(NewsNation) — When asked why she’s one of 15,000 Minnesotan nurses planning to strike, Corinne gives this stat: 39 patients for five nurses.
That was the ratio she says was in the cardiac unit of Essentia Health-St. Mary’s Medical Center in Minnesota over the weekend — a unit of seriously ill patients where too few nurses or slow response times can literally mean life and death.
“One of those five nurses was the charge nurse, meaning their job is supposed to be coordinating care and not taking on a full patient assignment,” she said during a press conference today. ”The most senior nurse on that unit had only three years of nursing experience.”
The threat of the largest private-sector nurses strike in U.S. history has publicized a message voiced by nurses all over the country: Worker shortages have reached a crisis point, and it’s unsafe for patients.
A recent national survey found half of nurses are considering leaving the field within the next year. The most common reason was “unsafe staffing” levels.
Others have left their careers following the RaDonda Vaught trial, saying the industry is villainizing nurses for making mistakes when short-staffed and burnt out, the Chicago Sun-Times reported.
What can be done to get — and keep — more nurses in hospitals? It will take a mix of short- and long-term problem-solving, experts say.
Widen the pipeline
One of the best paths to more workers is more students, experts say. Yet tens of thousands of qualified candidates are turned away from nursing programs each year, in part due to a shortage of educators and clinics willing to allow on-the-job training.
Community colleges partnering with local safety-net hospitals are helping — especially in poorer, rural neighborhoods as well as with communities of color. Take for example the program at the University of New Mexico Taos, a community college serving many Latino and Indigenous students.
Their two-year program serves as a pipeline to a job at the local Holy Cross Hospital, and educators have adapted everything from the equipment used to curriculum learned to better coordinate with the work conditions at Holy Cross.
And because graduating nurses are often from the community, it increases the trust patients have for the staff, Taos News reports.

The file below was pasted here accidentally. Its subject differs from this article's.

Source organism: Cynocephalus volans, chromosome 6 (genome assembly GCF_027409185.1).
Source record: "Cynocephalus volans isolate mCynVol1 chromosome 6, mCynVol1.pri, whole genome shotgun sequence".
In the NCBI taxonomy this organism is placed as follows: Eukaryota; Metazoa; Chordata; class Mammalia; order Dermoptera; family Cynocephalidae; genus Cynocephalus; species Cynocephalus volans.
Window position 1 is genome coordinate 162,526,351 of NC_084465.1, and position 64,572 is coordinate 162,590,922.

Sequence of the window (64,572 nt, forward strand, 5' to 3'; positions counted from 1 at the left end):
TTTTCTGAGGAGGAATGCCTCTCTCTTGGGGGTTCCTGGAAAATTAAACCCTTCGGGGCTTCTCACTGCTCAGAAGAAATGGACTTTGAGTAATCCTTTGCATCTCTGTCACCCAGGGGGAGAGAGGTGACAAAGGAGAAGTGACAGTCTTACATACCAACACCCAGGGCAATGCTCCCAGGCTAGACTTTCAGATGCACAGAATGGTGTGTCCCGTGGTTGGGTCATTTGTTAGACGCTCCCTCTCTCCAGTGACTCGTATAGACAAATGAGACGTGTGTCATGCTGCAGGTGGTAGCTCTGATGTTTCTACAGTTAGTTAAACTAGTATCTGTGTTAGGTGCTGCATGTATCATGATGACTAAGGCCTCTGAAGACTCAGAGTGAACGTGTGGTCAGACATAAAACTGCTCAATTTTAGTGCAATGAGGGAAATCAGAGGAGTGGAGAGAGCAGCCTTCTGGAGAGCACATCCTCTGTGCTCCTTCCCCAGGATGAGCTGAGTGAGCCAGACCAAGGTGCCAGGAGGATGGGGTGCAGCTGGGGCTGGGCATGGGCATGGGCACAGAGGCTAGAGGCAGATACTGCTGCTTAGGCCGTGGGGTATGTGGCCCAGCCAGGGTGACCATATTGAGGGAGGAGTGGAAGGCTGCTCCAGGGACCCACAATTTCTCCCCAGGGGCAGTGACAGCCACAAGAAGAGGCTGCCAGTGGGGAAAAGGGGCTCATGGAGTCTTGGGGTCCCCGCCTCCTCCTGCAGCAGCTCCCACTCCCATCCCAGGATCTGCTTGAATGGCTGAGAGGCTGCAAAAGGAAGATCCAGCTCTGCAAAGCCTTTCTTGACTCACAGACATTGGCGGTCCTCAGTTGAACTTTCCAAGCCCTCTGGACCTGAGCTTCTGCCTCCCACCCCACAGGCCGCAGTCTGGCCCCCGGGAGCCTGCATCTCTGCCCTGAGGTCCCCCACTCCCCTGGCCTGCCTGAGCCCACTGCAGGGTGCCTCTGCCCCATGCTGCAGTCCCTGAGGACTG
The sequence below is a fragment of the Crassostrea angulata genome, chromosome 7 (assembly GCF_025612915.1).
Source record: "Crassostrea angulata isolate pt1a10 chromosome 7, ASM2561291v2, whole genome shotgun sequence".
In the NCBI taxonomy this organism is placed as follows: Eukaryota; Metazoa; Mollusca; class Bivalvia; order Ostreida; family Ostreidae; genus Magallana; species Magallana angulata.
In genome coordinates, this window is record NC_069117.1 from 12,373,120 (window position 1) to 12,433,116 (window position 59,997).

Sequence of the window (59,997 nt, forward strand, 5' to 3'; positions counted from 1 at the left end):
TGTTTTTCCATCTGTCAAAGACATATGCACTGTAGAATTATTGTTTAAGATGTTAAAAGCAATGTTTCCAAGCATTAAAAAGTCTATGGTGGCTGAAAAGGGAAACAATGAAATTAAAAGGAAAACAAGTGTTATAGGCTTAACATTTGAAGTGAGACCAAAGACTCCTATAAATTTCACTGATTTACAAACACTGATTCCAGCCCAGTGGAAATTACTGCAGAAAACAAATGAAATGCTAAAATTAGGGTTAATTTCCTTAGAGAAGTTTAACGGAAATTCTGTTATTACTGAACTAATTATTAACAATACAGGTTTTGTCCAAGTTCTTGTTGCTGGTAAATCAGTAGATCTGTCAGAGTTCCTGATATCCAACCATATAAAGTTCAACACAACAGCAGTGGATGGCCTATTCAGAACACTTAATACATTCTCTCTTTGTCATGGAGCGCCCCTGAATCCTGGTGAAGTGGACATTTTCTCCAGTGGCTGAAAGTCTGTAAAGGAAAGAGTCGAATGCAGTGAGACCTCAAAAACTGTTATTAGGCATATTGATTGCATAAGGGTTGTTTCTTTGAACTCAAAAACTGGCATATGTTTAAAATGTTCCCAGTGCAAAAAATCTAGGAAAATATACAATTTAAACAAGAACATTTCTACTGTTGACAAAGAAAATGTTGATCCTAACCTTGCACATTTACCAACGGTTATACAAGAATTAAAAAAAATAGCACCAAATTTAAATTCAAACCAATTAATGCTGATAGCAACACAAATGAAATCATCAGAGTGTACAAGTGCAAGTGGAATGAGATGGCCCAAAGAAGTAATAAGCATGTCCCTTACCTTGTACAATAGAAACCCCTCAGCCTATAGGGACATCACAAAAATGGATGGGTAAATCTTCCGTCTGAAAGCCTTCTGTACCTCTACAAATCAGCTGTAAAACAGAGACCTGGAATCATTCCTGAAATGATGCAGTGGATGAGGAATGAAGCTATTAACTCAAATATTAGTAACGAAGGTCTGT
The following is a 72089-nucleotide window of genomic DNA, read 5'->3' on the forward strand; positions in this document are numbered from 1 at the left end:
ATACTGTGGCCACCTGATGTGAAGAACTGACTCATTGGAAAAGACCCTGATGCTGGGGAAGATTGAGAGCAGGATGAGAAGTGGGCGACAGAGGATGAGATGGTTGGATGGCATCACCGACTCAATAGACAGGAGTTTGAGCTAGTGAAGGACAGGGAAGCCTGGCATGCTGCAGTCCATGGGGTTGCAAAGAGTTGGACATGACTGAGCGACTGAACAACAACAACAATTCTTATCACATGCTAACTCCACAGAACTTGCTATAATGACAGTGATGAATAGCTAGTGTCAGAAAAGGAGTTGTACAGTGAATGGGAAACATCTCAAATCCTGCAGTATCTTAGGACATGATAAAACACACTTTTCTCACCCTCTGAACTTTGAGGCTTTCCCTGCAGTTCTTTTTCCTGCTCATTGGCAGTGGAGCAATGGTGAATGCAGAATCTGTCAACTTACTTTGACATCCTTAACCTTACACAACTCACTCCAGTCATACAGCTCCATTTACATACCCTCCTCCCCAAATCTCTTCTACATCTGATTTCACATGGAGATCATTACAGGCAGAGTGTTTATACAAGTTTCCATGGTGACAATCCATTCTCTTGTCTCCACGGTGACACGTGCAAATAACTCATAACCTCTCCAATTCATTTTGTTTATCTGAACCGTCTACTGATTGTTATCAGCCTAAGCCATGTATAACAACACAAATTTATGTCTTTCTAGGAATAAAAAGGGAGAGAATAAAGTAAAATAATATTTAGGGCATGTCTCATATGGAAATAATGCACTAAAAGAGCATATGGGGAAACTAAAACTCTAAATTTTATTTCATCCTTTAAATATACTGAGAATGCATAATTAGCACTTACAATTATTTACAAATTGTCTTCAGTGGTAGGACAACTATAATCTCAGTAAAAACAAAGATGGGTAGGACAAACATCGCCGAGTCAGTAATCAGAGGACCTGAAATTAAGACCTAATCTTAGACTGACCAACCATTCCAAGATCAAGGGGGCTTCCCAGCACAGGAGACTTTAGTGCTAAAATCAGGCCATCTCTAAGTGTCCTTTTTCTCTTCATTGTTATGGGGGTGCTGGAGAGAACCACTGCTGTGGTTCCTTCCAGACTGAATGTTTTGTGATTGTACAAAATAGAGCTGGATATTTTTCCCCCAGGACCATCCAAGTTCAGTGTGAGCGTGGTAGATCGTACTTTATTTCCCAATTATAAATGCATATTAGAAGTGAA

Other schools, like Saint Mary’s College in South Bend Indiana, are creating what’s known as a “direct admit” program, where incoming freshmen are guaranteed a spot upon graduation.
Programs like this help make taking on college loans less risky than traditional programs, as “students want to know when they’re coming out of high school that they’re going to be able to be in the nursing program,” Sarah Gallagher Dvorak, Saint Mary’s director of admissions, told the South Bend Tribune.
The college has seen a 10% increase in applications to the nursing program over the past four years, she said.
Make work visas more accessible
For decades, healthcare and immigration experts alike have been calling for lawmakers to make more work visas available to foreign nurses — a group that could likely fill thousands of slots.
“We are seeing delays that are greater than we’ve ever seen before,” said Shari Dingle Costantini, a founder of a healthcare staffing firm, adding there is a seven-year backlog of visas.
In two countries, for example, roughly 143,000 Filipinos and 53,000 Chileans are qualified to be registered nurses, the Chicago Sun-Times reports.
Yet legislators would need to make the process of obtaining the H1B Visa — which would allow them to legally live and work as nurses in the U.S. — easier and more efficient.
A series of bills have been introduced into Congress this year, including proposals to guarantee placements for foreign workers in the most at-need regions. Another would provide education to hospitals on the qualifications of foreign degree holders.
Hospitals could also do more, industry experts say, by sponsoring visas, providing extra training and offering relocation pay.
Be proactive against stress, trauma and burnout
Equally important as getting nurses in the door is keeping them working. One hospital system in Virginia came up with an innovative approach to prevent burnout: place counselors in the hospital who can respond immediately during a crisis — like losing a young patient.
“Sometimes it’s hard to remember all the people they’ve saved because they’re not seeing that in the moment,” licensed counselor Chad Runyon told NewsNation earlier this year.
When the counselors show up, they give out business cards and put a real face behind the Employee Assistance Program.
“The way we respond … reaches people that wouldn’t have reached out,” he said.
A swath of research shows healthcare workers are less likely to experience PTSD if they get mental health treatment quickly after a traumatic incident.
The early results are promising: Carilion Clinic workers reported higher well-being despite pandemic stressors, according to a self-reported annual employee survey.